Creating a good research data management plan

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About this video

Increasingly, funding bodies require researchers to submit a data management plan alongside their grant applications. These plans describe how data will be acquired, treated and preserved, both during and after the research project.

Good research data management has a role to play beyond funding. As well as saving researchers time and effort when running experiments, it benefits the wider scientific community, as well-organized data can be used by other researchers in their work.

In this webinar recording, produced in collaboration with Dr. Rob Hooft, Technical Coordinator of the Dutch TechCentre for Life Sciences, you will learn what a data management plan is and when you might need one. He explains why research data management is important, whatever your career stage, and helps you understand how to apply the FAIR principles (findable, accessible, interoperable, and reusable).

You’ll come away with the knowledge required to build your own research data management plan and get the most out of your data.

About the presenter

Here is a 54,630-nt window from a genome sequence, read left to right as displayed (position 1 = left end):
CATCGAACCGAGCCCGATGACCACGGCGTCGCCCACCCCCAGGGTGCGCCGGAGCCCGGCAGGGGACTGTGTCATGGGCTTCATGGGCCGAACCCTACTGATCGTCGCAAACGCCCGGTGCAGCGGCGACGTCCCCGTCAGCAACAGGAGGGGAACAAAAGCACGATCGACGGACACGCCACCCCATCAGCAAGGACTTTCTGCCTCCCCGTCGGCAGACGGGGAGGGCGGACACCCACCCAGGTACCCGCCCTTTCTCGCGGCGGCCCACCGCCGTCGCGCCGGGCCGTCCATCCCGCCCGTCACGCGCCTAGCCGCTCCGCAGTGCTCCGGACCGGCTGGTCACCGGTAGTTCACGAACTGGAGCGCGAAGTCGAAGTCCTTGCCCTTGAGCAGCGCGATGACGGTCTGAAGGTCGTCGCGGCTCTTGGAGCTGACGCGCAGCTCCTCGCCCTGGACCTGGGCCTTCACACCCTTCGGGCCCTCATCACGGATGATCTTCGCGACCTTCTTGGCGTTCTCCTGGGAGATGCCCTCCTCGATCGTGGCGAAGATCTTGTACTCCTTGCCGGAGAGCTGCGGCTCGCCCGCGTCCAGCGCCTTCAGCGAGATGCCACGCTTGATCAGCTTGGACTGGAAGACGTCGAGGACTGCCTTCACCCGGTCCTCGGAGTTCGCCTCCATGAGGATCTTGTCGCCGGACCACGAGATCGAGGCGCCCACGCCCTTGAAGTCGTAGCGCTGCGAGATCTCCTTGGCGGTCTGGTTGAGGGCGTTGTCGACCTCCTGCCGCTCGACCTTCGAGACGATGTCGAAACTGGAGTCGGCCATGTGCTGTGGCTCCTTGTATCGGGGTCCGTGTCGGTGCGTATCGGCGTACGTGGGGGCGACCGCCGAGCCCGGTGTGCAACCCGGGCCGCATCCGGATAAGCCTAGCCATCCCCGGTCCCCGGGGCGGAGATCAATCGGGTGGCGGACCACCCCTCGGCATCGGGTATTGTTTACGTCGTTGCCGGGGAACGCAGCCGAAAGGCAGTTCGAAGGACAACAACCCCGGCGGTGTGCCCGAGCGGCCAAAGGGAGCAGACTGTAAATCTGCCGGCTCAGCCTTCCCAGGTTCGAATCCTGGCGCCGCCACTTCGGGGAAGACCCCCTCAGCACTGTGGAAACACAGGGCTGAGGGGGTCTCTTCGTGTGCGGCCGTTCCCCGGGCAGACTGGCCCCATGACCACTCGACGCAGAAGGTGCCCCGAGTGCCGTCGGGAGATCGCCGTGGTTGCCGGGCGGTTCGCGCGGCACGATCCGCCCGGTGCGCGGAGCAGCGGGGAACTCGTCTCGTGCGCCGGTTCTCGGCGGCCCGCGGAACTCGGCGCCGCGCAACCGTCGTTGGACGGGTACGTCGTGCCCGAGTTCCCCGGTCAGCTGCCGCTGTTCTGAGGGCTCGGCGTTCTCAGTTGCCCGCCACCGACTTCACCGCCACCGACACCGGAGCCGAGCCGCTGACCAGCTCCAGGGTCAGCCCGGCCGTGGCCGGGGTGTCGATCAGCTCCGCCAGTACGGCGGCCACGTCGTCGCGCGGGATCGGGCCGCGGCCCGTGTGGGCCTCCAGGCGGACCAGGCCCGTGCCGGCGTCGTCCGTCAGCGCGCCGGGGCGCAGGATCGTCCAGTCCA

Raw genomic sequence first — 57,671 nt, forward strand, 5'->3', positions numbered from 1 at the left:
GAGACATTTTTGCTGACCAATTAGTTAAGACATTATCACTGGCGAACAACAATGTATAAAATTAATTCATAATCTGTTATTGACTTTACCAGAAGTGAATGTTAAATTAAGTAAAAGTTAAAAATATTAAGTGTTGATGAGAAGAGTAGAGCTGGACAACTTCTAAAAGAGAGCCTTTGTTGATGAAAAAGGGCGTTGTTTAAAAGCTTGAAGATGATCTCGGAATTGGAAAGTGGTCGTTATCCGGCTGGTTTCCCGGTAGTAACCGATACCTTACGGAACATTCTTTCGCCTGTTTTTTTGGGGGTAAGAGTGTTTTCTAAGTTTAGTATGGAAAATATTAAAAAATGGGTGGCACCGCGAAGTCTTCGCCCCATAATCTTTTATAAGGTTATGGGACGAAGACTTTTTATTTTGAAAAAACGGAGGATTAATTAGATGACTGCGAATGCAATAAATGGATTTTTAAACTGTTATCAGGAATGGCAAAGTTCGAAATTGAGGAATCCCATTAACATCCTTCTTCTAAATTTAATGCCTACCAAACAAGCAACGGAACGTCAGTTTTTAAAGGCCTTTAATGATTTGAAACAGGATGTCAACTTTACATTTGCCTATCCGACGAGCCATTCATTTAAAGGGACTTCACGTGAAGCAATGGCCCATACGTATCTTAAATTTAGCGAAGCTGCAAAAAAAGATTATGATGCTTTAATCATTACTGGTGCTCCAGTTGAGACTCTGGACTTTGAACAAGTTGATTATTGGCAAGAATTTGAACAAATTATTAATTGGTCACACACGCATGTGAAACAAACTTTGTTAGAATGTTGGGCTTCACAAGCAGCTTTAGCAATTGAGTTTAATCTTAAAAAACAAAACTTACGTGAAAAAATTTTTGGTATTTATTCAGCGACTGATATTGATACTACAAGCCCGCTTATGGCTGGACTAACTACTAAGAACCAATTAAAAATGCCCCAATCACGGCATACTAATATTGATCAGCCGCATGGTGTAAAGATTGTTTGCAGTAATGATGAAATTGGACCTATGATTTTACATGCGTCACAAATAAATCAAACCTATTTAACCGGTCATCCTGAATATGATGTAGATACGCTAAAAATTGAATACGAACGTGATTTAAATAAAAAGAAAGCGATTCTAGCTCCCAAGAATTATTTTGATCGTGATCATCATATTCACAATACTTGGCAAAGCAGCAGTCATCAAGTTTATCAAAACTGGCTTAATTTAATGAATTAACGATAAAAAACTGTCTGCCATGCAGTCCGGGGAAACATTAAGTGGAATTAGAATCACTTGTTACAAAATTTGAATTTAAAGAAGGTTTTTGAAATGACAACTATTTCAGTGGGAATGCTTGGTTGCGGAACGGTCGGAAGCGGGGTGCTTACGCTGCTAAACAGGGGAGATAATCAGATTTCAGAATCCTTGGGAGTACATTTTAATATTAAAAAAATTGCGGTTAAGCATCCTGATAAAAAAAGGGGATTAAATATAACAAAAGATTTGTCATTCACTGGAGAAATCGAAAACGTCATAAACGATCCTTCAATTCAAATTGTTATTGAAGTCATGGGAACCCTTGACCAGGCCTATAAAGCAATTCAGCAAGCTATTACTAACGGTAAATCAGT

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Rob Hooft
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Manager ELIXIR NL, Dutch Techcentre for Life Sciences

Rob Hooft was educated as a structural chemist at Utrecht University and did his PhD studies in the same lab on the subject of structure-activity relationships of sweet tasting compounds. After spending four years at the EMBL in Heidelberg where he developed tools to verify the quality of protein structures, he worked for a variety of companies developing software then managing a team. When the final firm he worked for, Bruker AXS, stopped their R&D in the Netherlands, Rob moved back to the academic world and joined the Netherlands Center for Bioinformatics, NBIC, as CTO for the service-directed program. Following a two-year excursion to the Netherlands eScience Center - where he ran the data program of the Dutch Techcenter for Life Sciences (DTL) - he joined DTL managing the Dutch tasks in the European ELIXIR infrastructure for Life Sciences data.

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